Safe Oceans -Pilot 21 boat review
The primary driving force for most new designs is a need. The design of the Safe Oceans 21 tackles the fundamental needs of operational ease, comfort and efficiency with such modest agility, it opens the door for this all-weather design to bring fuel-saving comfort to a multitude of commercial applications.
Queensland based Safe Oceans set about to design a new pilot boat, extensive operational experience in Pilotage includes shallow waters with steady tidal streams and strong winds. The right combination for short fetches and high slamming loads which are tough on boats and even tougher on personnel. They’re also the type of conditions that limit the operational capability of typical planing hull pilot boats.
A planing hull can typically endure the G Forces a lot better than a human body. Anyone who has to go against the grain in shallow waters can attest to the punishment at almost all speeds let alone at high speed as required for reliable pilotage operations.
Studies show the long term musculoskeletal effects of operating high-speed vessels with repetitive vertical G forces, create injuries and result in higher operational costs. If crew are comfortable in a boat made to suit the challenging conditions, then operational windows will be broader, with minimal crew downtime.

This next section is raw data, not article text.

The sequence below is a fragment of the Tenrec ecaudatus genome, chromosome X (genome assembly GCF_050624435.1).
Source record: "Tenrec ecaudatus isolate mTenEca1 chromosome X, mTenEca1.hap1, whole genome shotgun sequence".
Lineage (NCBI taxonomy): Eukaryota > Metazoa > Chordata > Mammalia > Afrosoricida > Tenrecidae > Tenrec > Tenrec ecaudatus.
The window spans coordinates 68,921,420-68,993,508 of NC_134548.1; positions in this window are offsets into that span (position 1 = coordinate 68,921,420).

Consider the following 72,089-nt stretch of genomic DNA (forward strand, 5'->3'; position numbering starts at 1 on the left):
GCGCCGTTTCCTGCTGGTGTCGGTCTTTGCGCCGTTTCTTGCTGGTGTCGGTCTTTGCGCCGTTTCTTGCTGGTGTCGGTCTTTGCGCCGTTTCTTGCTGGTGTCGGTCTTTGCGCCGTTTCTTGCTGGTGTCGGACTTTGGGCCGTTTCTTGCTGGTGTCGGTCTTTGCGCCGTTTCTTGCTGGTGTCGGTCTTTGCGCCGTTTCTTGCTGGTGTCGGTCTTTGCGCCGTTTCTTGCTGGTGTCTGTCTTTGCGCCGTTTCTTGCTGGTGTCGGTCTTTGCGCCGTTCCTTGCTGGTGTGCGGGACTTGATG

To build a boat that goes against the conditions often, Safe Oceans had to go a little against the grain of popular theory to achieve the lofty goals they set. Several years of research led to the design. The requirement for excellent performance in rough seas dictated the hull design. Safe Oceans chose a round-bottomed displacement hull rather than the flat-bottomed planing hull that was more typical for this size and desired cruising speed. Using a Low Displacement Length (LDL) ratio hull and a novel approach to sectional shapes, the distribution of buoyancy is longitudinally balanced, creating an excellent ride.
Safe Oceans drew up the hull forms and lines, general arrangements and machinery layouts, technical references for the hull form and lines came from the National Physical Laboratory. A series of data for high-speed semi-displacement round bilge hull forms helped confirm the direction was on course for success. Still, it was the extensive tank testing that gave rise to the final design.
Three different iterations of the hull form were tank tested at 1:10 scale over several months for resistance, trim, dynamic stability and seakeeping performance. The tank test models were constructed of fibreglass by the Australian Maritime College to details provided by Safe Oceans. After more than 200 runs in the towing tank, extracting a great deal of data from these tests was obtained.